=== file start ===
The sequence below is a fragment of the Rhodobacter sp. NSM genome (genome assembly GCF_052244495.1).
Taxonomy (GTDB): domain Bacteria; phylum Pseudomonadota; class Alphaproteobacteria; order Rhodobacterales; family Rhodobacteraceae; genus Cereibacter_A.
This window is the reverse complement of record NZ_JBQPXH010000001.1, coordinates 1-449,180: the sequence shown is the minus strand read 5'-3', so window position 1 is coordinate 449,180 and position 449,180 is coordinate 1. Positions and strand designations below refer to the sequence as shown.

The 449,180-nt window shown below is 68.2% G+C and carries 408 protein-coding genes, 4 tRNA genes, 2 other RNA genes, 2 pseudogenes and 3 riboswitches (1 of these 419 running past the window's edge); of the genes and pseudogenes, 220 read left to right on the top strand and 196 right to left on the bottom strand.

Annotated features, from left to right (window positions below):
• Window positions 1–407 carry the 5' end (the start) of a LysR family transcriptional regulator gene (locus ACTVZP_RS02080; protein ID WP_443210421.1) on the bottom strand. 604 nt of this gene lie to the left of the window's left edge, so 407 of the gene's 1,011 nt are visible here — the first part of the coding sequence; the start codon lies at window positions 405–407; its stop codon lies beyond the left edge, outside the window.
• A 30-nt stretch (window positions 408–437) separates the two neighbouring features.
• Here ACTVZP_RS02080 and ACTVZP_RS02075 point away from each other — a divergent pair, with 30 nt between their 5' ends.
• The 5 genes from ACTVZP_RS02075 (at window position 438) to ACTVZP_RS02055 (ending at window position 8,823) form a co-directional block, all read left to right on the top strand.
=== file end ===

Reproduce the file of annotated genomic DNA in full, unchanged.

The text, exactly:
The sequence below is a fragment of the Rhodobacter sp. NSM genome (genome assembly GCF_052244495.1).
Taxonomy (GTDB): domain Bacteria; phylum Pseudomonadota; class Alphaproteobacteria; order Rhodobacterales; family Rhodobacteraceae; genus Cereibacter_A.
This window is the reverse complement of record NZ_JBQPXH010000001.1, coordinates 1-449,180: the sequence shown is the minus strand read 5'-3', so window position 1 is coordinate 449,180 and position 449,180 is coordinate 1. Positions and strand designations below refer to the sequence as shown.

The 449,180-nt window shown below is 68.2% G+C and carries 408 protein-coding genes, 4 tRNA genes, 2 other RNA genes, 2 pseudogenes and 3 riboswitches (1 of these 419 running past the window's edge); of the genes and pseudogenes, 220 read left to right on the top strand and 196 right to left on the bottom strand.

Annotated features, from left to right (window positions below):
• Window positions 1–407 carry the 5' end (the start) of a LysR family transcriptional regulator gene (locus ACTVZP_RS02080; protein ID WP_443210421.1) on the bottom strand. 604 nt of this gene lie to the left of the window's left edge, so 407 of the gene's 1,011 nt are visible here — the first part of the coding sequence; the start codon lies at window positions 405–407; its stop codon lies beyond the left edge, outside the window.
• A 30-nt stretch (window positions 408–437) separates the two neighbouring features.
• Here ACTVZP_RS02080 and ACTVZP_RS02075 point away from each other — a divergent pair, with 30 nt between their 5' ends.
• The 5 genes from ACTVZP_RS02075 (at window position 438) to ACTVZP_RS02055 (ending at window position 8,823) form a co-directional block, all read left to right on the top strand.